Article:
A flawed policy: warning labels on sweetened beverages

A soft drink waiting to be consumed. (Photo: Aiaikawa, vis Shutterstock)

After several failed attempts to impose statewide taxes on sweetened beverages like sodas and fruit drinks, a bill was circulated last year that would have required warning labels on hundreds of beverages, which would have read: “STATE OF CALIFORNIA SAFETY WARNING: Drinking beverages with added sugar contributes to obesity, diabetes, and tooth decay.” Fortunately, common sense prevailed and the bill died in committee; but it has been resurrected this year – S.B. 203 (Monning, D-Carmel).

Even the proponents admitted that the label would not be effective, but this is all about trying to blame one thing people consume for a much more complicated problem that demands a better solution. The beverage industry has done a lot to educate consumers about caloric content and offer a broad array of beverage choices.

Over the past decade, added sugar intake from sugar-sweetened beverages decreased by 37 percent. Meanwhile, diabetes has spiked meteorically.

Like last year’s effort, S.B. 203 is bad public policy, riddled with confusing exemptions. For instance, milk-based products like Frappuccinos® and lattes would be exempt from warning labels, even though some of these products contain as much sugar and more calories than a soda. Fountain sodas purchased at a restaurant with table service, waiters and waitresses are also exempt, but places like bars and fast food restaurants are not.

Furthermore, the bill conveniently ignores the fact that Americans consume nearly twice as many calories from sweets and desserts than from sweetened beverages – items like cupcakes, donuts, and processed foods. Arbitrary loopholes and exclusions will only confuse consumers, rather than help them make informed decisions.

S.B. 203 fails to look at the big picture when it comes to health. Over the past decade, added sugar intake from sugar-sweetened beverages decreased by 37 percent. Meanwhile, diabetes has spiked meteorically. It is counterproductive and misleading to suggest that focusing solely on soda and other sugar-sweetened beverages is the silver bullet solution to this complex issue. Diseases, like Type 2 diabetes, and obesity, have multiple risk factors, including genetics, age, stress, and even lack of sleep.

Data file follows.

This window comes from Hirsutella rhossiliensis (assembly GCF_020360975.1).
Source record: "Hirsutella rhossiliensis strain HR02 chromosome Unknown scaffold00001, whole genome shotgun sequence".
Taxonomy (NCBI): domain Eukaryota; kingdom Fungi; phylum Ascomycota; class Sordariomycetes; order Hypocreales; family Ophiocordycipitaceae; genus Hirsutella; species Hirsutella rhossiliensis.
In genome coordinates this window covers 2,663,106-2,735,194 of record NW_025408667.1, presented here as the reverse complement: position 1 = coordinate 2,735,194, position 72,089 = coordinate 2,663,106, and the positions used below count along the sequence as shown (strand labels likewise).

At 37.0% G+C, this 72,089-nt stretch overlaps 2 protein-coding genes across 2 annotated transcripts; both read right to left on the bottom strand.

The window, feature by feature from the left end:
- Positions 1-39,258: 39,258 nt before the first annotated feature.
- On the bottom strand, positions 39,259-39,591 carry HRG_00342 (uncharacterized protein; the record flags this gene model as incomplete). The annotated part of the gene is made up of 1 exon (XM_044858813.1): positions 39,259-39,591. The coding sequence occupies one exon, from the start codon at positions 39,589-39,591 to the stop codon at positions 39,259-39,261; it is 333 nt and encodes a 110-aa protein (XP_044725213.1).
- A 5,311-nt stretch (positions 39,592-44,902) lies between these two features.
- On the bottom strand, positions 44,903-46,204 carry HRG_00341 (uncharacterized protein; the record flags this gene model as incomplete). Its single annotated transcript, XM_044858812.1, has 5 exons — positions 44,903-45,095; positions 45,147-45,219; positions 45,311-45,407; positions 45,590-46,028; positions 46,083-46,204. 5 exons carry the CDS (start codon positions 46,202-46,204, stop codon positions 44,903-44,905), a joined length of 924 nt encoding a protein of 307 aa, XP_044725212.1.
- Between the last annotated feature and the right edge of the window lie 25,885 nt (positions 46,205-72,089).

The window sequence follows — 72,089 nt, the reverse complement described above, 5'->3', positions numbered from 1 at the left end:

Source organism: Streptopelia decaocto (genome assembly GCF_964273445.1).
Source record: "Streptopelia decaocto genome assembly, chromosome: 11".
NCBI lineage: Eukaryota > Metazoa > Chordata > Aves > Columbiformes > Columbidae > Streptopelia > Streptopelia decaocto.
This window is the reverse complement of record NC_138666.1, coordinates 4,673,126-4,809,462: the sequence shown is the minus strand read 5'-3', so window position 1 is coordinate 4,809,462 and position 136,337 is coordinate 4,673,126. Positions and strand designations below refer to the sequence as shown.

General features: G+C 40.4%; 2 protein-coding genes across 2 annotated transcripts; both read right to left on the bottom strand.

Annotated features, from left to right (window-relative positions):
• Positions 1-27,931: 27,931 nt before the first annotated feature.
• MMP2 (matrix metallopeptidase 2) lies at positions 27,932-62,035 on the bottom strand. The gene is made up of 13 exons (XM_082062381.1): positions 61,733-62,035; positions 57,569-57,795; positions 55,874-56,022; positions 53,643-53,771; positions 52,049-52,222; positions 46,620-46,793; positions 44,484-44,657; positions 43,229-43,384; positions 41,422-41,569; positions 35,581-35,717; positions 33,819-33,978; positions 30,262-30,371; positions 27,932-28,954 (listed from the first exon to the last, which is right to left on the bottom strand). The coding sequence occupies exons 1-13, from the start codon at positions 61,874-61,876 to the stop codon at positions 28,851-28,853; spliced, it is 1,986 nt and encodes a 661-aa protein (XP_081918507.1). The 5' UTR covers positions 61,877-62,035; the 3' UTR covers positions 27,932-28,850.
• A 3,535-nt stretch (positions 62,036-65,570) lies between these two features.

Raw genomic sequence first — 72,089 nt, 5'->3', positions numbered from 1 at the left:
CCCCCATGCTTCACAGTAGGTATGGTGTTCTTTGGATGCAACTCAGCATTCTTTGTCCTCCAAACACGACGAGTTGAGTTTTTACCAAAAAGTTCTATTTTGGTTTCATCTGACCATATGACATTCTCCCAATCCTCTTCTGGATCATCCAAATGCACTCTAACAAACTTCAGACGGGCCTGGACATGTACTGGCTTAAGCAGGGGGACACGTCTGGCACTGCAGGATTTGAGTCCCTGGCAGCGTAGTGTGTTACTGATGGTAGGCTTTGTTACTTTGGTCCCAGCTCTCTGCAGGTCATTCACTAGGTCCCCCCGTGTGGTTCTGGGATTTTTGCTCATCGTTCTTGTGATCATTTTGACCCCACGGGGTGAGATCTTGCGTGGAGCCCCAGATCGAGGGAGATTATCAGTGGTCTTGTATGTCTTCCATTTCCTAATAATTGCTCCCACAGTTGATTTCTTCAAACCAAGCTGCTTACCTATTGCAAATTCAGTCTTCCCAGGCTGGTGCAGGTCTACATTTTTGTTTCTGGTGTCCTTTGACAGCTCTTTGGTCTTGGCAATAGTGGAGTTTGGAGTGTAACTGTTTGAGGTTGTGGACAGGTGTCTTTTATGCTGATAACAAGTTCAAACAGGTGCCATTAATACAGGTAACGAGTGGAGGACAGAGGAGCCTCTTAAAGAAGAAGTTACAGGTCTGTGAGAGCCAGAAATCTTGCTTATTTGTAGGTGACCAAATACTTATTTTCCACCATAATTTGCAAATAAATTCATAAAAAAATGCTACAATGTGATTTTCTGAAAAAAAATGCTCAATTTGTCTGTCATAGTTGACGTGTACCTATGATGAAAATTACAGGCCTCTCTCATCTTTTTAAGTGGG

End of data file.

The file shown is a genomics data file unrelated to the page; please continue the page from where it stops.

Of the top ten least obese states in the country, California ranks number four. Californians have made promoting healthy lifestyles a priority. Across the state, dozens of innovative public-private partnerships have emerged with the purpose of improving health statewide. Californians know the path to a healthier lifestyle does not come with a ‘cure-all’ solution. Improved health requires a more complete approach, combining everyday activities like jogging, hiking, and yoga with healthier meals and more nutrition-conscious choices.

The beverage industry is doing our part by taking proactive measures to help consumers. In fact, last fall we launched Balance Calories, a national multi-year effort, in partnership with the Alliance for a Healthier Generation, to reduce beverage calories consumed per person by 20 percent by 2025 through increasing the availability of no- and lower-calorie options and smaller portion sizes. We also recently launched our Clear on Calories initiative in support of First Lady Michelle Obama’s “Let’s Move!” anti-obesity campaign, which added clear calorie labels to the front of every can, bottle and pack we produce, putting meaningful nutrition information right at customers’ fingertips.

Addressing obesity and diabetes is more complicated than a warning label, and it’s misleading to suggest legislation impacting some beverages will offer a simple solution to complex health issues. Now is the time for a holistic approach to fighting obesity and diabetes – one that involves every Californian not just one industry. We are confident that this year’s infusion of new members will help keep the State Legislature on track to only pass effective public policy for promoting healthy lifestyles and reject misguided attempts, like S.B. 203.

Ed’s Note: Bob Achermann is the executive director of CalBev, which represents the non-alcoholic beverage industry in California.

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